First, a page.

About Hitchcock's wit, maybe it's best to go along with Medical Examiner Morris Kiefaber when he calls him a "specimen of bad one-liners." It is true that Hitchcock hardly stops with the lines, and sometimes they really are corny. But most make you grin. And some take a minute to hit, like any good punchline. One of my favorites scenes: after Hitchock's date slams the door on him for showing up in his hearse (long story about date and car), he goes to the Belvedere for a few drinks. He finds himself in conversation with an "investment whiz kid" who tucks his card in Hitchcock's pocket and says, "Call me when you're ready." Hitchcock slips one of his own cards in the kid's pocket and says, "Ditto."

Despite all of this monkeying around, the "whodunit" is very effective. First, there are many suspects; second, a bag of money (always follow the money, as Munger advises); and third, there is a lack of motive no matter how Hitchcock puts the pieces together. For a while I believed that the suspect was obvious and that Hitchcock was just blind. (Of course, this is what is meant to happen!) Finally, when it all comes together, well it makes sense, and no, I didn't guess it right at all. Like not even close.

Once again, Hitchcock moves through Baltimore with ease treating us to the pleasures of being part of his community. This is the kind of book that can put you in a good mood; for even his relationship with his dog, Alcatraz, feels right. If you like humor mixed in with your amateur sleuthing and unusual occupations, then I highly recommend this book and this series.

  • Amazon readers rating: from 16 reviews

Read an excerpt from The Hearse Case Scenario at MostlyFiction.com

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"Hearse of a Different Color"

(Reviewed by Judi Clark FEB 04, 2001)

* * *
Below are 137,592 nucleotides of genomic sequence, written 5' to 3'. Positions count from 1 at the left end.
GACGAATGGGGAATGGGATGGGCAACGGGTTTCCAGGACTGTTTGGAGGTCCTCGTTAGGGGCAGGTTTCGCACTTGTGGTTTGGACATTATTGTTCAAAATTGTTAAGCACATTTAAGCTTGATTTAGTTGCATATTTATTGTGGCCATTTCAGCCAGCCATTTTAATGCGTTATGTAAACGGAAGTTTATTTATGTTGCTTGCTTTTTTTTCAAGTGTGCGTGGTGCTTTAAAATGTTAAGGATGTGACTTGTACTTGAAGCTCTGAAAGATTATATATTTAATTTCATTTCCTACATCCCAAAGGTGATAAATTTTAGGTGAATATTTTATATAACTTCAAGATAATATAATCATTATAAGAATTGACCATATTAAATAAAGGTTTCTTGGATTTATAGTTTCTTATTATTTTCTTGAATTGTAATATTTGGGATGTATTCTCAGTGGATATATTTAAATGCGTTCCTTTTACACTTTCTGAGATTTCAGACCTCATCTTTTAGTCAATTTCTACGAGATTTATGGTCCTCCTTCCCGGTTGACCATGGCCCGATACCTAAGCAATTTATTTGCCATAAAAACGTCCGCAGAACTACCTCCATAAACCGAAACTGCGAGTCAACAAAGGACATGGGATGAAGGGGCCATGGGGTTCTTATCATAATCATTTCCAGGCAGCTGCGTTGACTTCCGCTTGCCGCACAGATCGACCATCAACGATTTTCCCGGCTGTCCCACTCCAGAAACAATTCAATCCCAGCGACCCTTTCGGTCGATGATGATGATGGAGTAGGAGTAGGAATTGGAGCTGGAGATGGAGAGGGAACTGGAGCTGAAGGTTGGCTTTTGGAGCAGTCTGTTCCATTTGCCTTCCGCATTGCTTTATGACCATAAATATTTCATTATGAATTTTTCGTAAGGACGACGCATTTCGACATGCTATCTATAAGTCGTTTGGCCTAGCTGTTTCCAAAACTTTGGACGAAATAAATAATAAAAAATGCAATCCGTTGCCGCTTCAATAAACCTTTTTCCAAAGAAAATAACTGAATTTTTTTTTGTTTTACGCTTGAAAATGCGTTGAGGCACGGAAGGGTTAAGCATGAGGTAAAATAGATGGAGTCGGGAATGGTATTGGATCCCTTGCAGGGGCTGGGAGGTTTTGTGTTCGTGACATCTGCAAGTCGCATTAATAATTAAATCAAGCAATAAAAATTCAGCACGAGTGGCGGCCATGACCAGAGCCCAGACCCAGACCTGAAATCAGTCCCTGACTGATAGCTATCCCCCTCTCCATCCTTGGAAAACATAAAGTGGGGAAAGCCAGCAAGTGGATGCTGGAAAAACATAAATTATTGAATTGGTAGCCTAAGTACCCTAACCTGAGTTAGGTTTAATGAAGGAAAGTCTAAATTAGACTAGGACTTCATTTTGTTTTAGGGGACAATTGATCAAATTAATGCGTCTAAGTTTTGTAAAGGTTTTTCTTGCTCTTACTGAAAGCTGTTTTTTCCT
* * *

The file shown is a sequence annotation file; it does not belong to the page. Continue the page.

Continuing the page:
"The wake was a bust. Everybody was crowded into the front hall, leaving the dead doctor to his own devices. One of his colleagues was kneeling in front of the couch, gingerly lifting the bloodstained front of the dress and peering inside. He meant well, but it was a perverse sight."

A dead waitress is dumped on the steps of Baltimore's Sewell and Sons funeral home in the middle of an unscheduled pre-Christmas blizzard and a wake for one of John Hopkins prestigious heart surgeons. On the surface, it isn't so odd for dead bodies to be delivered to funeral homes, but they don't normally arrive unannounced nor do they have fresh bullet wounds. So who is she and why this funeral home?

Hitchcock Sewell is a natural at amateur sleuthing. It helps that he's a lifelong resident of Baltimore and that he's in a business where he gets to know a lot of people and doesn't have to work a normal schedule. Hitch has his own curiosity about "Helen" the dead waitress. So it doesn't take much when his girlfriend, Bonnie Nash, requests that he help her "solve" this murder mystery. Following in her father's footsteps, Bonnie is the local weather girl - only she's lousy at it, calls the weather wrong consistently and is the laughing stock of Baltimore. She wants to make a break from the weather girl gig to do hard news if only Hitchcock can help her.

But even without Bonnie's nudge, Hitch would probably be looking for the killer. The day the dead girl's estranged sister comes to view the body, he learns that Helen was the mother of a three year old son, who will now be raised by this woman, Vickie Wagonner. Too close to Hitchcock's own childhood experience, he has an underlying motivation to find the answer for the sake of the sister and the orphaned son.